General track 17: Developing and training staff
3:30pm - 4:30pm
Panel Discussion: PEOPLE: Building and Sustaining a Digital Repository Team
1Emory University Libraries; 2University of Alberta Libraries; 3The University of British Columbia Libraries; 4Northwestern University, United States of America
People matter. Skilled, talented, and engaged team members are vital to the success of repositories. Do we pay enough attention to this area?
Too often, repositories are prominently featured in strategic plans as change agents for open access, the antidote to what ails scholarly communications, or the solution to digital preservation challenges. But is there an imbalance between resources devoted to getting the job done, and the goals set for our services and infrastructure?
Digital repositories require institutional commitment and broad-ranging investment in skilled people to achieve the societal, cultural, and technological future we hope to create. No matter what the aspirational goals for a repository may be, it requires leadership to commit to doing things differently, realigning actions to match intent. Recruiting, retaining and inspiring talented people who can take repositories from aspirational goals to positive results is never an easy task. For many this is a work in progress, but one that deserves more discussion and attention within the community. The panel will focus on creating commitment and buy-in around developing our most precious resource, people, with a candid discussion of the strengths, weaknesses and opportunities that come with different approaches and organizational models.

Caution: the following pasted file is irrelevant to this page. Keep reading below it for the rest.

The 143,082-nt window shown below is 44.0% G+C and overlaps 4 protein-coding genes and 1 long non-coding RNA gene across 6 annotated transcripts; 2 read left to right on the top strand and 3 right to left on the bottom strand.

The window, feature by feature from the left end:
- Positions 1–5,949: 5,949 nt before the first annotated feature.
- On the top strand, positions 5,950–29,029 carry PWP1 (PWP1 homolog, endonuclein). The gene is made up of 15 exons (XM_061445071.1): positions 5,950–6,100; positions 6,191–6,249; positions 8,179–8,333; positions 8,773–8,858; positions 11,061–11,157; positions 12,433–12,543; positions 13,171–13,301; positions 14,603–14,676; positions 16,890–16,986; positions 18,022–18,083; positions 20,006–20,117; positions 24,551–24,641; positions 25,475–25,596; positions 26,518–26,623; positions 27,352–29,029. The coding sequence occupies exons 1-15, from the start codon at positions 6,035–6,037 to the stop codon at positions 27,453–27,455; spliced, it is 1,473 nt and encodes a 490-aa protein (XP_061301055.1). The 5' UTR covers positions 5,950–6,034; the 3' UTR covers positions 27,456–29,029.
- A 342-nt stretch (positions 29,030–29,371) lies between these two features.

4:30pm - 5:00pm
Paving the road for Open Science strategies and services via the global repository Network : Pragmatical approaches for a trans-national sharing of experiences, expertise and contents between China and Germany
1National Science Library, Chinese Academy of Sciences; 2School of Economics and Management, University of Chinese Academy of Sciences; 3Bielefeld University Library, Germany
The global repository network is an excellent fundament for sharing information and technical expertise between its stakeholders. In this environment, the Chinese repository community and the German OAI service provider BASE (Bielefeld Academic Search Engine)BASE) have established a close relationship with the goal, to make the Chinese open access publication output on institutional repositories more visible and to ensure the global relevance of BASE in the future.
This transnational relation led to a cooperative approach with exchanging technical expertise in order to improve the stability, quality and visibility of the Chinese repositories. On the other hand, BASE can increase the number of indexed publications and repositories. The paper shows in detail the steps started and planned to reach this goals.